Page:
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bio website researchgate.net/profile/…
location Vienna, Austria
age 32
visits member for 2 years, 2 months
seen 13 hours ago

Risk Manager at an Asset Management Company

External Lecturer at Vienna University of Technology


Apr
7
comment Why use implied volatility
@Ilya addressing your points: with useful I mean that BS is in any case useful as a tool to compare various options by their implied volatility (IV). High IV means rather expensive, small IV means rather cheap. BS with the correct IV (taken from the market) gives the price which is a tautology. If you use BS with the wrong IV then the price is wrong. For OTM options with short time to maturity BS is only able to get the price right with extremely large IVs. AD 2: yes it is equivalent. Again the IV smile/smirk is equivalent to the prices but on another scale.
Apr
3
comment Pricing an american style option on a bond future
Please improve the layout of your question.
Apr
3
answered Why use implied volatility
Apr
3
revised Overview of robust/regularized portfolio selection
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Apr
3
comment Overview of robust/regularized portfolio selection
@John I thought that too. Basic concept but nice interpretation. Roncalli often presents such 'big picture'things.
Apr
2
answered Overview of robust/regularized portfolio selection
Mar
31
comment Understanding the derivation of a ML-estimator
I could imagine that this fits better to stats.stackexchange
Mar
27
revised Does risk-neutral measure have anything to deal with risk-neutrality in utility theory?
edited title
Mar
25
revised Geometric Brownian motion - Volatility Interpretation (in the drift term)
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Mar
24
answered Geometric Brownian motion - Volatility Interpretation (in the drift term)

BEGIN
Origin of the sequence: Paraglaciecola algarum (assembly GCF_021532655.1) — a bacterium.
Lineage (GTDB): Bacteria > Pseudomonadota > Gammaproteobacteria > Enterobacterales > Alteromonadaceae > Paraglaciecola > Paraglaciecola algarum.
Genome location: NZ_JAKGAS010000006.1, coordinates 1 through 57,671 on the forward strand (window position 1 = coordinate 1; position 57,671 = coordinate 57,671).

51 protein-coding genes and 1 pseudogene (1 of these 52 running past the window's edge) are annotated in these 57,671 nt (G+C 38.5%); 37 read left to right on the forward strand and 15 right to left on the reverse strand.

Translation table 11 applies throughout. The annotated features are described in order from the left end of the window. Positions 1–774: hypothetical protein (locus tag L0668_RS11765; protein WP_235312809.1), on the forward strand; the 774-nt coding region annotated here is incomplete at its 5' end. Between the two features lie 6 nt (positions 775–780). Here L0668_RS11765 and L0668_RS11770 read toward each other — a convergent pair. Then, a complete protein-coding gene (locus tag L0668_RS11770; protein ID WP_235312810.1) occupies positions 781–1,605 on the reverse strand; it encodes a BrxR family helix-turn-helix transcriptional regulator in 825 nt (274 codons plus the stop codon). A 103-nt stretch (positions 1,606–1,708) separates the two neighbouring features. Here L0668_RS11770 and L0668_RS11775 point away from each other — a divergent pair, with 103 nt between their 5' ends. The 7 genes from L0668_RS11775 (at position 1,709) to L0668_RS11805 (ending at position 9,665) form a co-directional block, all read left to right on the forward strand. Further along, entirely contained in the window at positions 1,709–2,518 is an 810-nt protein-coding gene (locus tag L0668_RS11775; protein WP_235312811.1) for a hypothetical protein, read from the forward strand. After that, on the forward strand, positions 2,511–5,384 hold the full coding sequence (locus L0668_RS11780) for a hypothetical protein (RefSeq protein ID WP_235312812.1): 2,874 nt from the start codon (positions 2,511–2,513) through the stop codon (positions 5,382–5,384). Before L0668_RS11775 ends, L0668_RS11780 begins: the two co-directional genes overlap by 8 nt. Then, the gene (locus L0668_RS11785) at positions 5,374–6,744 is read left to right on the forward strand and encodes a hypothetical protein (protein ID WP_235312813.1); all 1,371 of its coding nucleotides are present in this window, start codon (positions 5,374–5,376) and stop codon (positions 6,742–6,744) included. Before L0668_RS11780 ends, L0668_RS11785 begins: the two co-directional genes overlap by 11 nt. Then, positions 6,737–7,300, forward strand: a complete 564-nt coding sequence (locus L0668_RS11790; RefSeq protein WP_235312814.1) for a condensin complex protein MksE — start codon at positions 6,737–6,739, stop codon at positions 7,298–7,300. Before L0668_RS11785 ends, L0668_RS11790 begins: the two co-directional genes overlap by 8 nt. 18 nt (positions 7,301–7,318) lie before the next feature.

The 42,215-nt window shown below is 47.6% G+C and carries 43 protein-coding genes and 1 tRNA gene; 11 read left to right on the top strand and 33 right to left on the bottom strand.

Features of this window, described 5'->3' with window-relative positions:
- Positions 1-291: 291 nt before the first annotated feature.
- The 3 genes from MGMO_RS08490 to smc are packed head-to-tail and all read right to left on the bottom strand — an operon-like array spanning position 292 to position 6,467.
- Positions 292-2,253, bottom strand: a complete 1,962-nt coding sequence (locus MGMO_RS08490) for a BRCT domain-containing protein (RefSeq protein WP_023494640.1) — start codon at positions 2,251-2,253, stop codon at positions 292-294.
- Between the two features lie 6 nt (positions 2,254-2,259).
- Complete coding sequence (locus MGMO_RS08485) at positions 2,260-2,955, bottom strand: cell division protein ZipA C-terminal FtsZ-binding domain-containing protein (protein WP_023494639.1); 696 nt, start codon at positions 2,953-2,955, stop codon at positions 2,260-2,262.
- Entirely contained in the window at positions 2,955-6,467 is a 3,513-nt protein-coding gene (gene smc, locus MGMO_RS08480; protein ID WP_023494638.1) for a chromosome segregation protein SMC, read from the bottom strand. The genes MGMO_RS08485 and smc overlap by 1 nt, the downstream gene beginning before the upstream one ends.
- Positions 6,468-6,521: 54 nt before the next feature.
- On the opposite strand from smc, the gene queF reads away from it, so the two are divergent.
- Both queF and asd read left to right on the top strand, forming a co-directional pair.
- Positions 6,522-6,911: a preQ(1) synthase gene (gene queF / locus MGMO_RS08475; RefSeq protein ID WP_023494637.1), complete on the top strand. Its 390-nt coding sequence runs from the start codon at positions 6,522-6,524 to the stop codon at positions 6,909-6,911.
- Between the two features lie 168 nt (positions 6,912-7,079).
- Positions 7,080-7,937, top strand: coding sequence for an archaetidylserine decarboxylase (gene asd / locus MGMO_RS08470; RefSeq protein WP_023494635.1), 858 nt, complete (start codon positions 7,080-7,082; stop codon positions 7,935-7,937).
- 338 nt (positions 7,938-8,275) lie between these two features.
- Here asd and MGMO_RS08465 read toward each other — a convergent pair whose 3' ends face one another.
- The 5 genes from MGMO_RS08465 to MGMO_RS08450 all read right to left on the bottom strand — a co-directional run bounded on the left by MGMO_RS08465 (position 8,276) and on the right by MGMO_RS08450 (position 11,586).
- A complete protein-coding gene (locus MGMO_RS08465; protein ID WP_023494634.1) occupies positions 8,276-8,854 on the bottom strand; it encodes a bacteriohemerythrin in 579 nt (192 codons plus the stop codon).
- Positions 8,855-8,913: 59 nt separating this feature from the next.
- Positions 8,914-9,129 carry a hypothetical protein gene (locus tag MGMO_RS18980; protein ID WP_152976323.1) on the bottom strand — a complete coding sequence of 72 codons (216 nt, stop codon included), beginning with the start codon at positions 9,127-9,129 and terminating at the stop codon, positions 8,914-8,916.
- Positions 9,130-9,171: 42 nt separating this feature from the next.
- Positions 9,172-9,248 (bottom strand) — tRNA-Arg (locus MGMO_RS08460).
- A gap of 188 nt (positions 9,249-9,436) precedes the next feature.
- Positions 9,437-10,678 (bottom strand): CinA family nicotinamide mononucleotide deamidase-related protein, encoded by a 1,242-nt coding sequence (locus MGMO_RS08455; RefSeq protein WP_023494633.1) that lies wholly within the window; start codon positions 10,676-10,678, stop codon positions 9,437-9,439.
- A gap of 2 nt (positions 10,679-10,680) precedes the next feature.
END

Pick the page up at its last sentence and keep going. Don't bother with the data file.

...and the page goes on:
Mar
24
comment Geometric Brownian motion - Volatility Interpretation (in the drift term)
You meab $\exp(E[W_t]) \le E[\exp(W_t)]$ - right?
Mar
22
awarded  Popular Question
Mar
13
comment Normally Distributed Returns Become Leptokurtic Due to Compounding
In the two plots what is the standard deviation (sd) of the first random variable (is it $1$?) and what in the second? The axes and the sd should fit together. Or you use histograms.
Mar
13
comment Normally Distributed Returns Become Leptokurtic Due to Compounding
@jessica if $r$ is normally distributed with mean $0$ and variance $\sigma$ then $1+r$ is normally distributed with mean $1$ and variance $\sigma$. The distribution of $\prod_{i=1}^n (1+r_i)$ is not normal. If you look at log-returns then you can just sum up for accumulation over time. Then you stay in the log-return world.
Mar
13
comment Ex-Ante tracking error how to determine the look back period
What would make sense is to estimte TE ex-ante and then look at future active return. Similar to VaR back-testing.
Mar
13
comment Ex-Ante tracking error how to determine the look back period
Hi, do you want to compare ex-ante TE to ex-post TE? It depends on the purpose but this does not make too much sense too me. If you don't have a lot of trading then the numbers will be very close if you put in the same data, if you have a lot of trading then they will differ a lot.
Mar
13
answered Normally Distributed Returns Become Leptokurtic Due to Compounding
Mar
12
answered Sharpe Ratio and time spent in loss
Mar
7
answered Wiener process proof
Mar
5
comment How to backtest the VaR model?
An answer for a full Var model is another question, it depends on the asset class (bonds, equity, multi assets, HF). Post a question and you will get some references.